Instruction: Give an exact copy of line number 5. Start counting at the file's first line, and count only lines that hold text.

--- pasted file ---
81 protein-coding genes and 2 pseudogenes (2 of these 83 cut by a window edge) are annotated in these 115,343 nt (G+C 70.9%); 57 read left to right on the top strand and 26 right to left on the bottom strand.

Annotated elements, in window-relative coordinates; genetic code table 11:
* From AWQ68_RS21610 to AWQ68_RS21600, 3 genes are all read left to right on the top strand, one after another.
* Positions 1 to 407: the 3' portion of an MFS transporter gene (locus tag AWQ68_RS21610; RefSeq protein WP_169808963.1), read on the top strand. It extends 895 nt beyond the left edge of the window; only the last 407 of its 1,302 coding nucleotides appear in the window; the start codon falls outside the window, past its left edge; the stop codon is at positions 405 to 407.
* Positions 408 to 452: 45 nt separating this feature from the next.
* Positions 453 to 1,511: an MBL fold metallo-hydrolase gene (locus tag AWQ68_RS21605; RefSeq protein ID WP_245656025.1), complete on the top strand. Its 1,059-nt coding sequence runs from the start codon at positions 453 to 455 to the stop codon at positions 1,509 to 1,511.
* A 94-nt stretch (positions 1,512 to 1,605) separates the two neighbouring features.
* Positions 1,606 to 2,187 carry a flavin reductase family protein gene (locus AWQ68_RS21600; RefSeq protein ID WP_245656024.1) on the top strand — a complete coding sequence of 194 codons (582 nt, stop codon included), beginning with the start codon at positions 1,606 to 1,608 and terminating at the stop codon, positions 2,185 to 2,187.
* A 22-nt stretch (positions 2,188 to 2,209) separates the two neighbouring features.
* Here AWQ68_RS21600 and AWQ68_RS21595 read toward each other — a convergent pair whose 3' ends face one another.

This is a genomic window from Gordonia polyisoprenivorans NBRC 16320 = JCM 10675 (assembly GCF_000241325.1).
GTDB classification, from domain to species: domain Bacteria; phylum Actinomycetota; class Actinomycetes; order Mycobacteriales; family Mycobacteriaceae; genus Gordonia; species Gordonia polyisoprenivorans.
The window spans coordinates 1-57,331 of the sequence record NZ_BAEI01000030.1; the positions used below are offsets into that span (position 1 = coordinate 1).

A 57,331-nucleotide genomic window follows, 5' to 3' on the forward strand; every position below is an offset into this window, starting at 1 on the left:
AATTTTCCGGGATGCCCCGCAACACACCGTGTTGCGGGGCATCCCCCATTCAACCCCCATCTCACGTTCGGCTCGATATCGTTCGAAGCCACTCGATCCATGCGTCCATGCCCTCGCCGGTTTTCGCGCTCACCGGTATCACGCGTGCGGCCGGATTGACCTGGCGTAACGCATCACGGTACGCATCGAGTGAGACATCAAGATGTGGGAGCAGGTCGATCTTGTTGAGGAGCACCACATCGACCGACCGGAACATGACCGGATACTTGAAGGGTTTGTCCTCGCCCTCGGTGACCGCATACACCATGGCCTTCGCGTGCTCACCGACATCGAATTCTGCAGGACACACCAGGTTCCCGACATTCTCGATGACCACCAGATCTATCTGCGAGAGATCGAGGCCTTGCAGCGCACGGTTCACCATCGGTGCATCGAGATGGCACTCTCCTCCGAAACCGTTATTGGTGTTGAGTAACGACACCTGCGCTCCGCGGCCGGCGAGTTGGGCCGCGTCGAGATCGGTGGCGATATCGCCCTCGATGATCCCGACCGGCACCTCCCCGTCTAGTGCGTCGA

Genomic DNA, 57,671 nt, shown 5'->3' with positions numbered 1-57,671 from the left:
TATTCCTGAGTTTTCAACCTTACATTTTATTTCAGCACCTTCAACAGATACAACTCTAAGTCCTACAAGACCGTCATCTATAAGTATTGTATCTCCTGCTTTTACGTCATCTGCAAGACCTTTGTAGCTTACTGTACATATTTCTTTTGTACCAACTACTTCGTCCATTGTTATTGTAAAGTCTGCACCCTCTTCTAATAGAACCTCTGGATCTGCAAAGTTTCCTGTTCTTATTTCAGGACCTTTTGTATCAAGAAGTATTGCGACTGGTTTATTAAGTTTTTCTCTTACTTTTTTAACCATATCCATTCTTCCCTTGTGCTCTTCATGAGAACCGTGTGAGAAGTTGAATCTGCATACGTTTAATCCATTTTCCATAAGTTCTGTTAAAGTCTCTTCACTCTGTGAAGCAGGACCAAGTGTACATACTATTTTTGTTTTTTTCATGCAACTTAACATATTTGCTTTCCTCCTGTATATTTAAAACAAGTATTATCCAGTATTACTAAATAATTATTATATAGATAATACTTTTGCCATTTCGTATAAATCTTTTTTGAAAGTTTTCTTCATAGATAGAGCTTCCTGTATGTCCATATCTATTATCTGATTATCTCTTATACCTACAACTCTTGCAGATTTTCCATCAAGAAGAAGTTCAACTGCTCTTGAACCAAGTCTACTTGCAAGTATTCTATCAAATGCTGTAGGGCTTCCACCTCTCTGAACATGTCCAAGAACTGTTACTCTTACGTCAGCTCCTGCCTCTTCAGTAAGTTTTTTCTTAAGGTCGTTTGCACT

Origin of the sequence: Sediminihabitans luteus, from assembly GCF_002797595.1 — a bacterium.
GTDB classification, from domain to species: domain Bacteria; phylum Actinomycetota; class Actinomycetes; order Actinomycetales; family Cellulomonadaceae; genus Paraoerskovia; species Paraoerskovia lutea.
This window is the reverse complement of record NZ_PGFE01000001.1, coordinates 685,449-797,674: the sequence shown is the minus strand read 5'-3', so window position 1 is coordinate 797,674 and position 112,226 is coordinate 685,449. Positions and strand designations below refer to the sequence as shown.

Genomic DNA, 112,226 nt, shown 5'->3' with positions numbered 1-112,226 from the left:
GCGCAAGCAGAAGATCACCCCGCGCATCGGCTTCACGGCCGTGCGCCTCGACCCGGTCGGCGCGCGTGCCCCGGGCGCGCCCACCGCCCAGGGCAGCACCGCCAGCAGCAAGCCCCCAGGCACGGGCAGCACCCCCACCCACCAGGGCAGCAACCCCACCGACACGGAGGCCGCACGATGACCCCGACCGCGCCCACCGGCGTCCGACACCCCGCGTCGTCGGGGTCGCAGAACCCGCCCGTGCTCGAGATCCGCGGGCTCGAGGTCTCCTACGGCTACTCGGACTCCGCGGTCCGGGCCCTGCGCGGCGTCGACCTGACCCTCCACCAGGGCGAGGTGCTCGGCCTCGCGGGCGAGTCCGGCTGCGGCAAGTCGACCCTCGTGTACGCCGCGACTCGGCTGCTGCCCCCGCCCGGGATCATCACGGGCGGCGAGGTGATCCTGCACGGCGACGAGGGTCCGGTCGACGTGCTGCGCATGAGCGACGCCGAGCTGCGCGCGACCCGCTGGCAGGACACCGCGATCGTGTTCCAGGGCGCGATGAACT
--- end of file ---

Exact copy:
* Positions 408 to 452: 45 nt separating this feature from the next.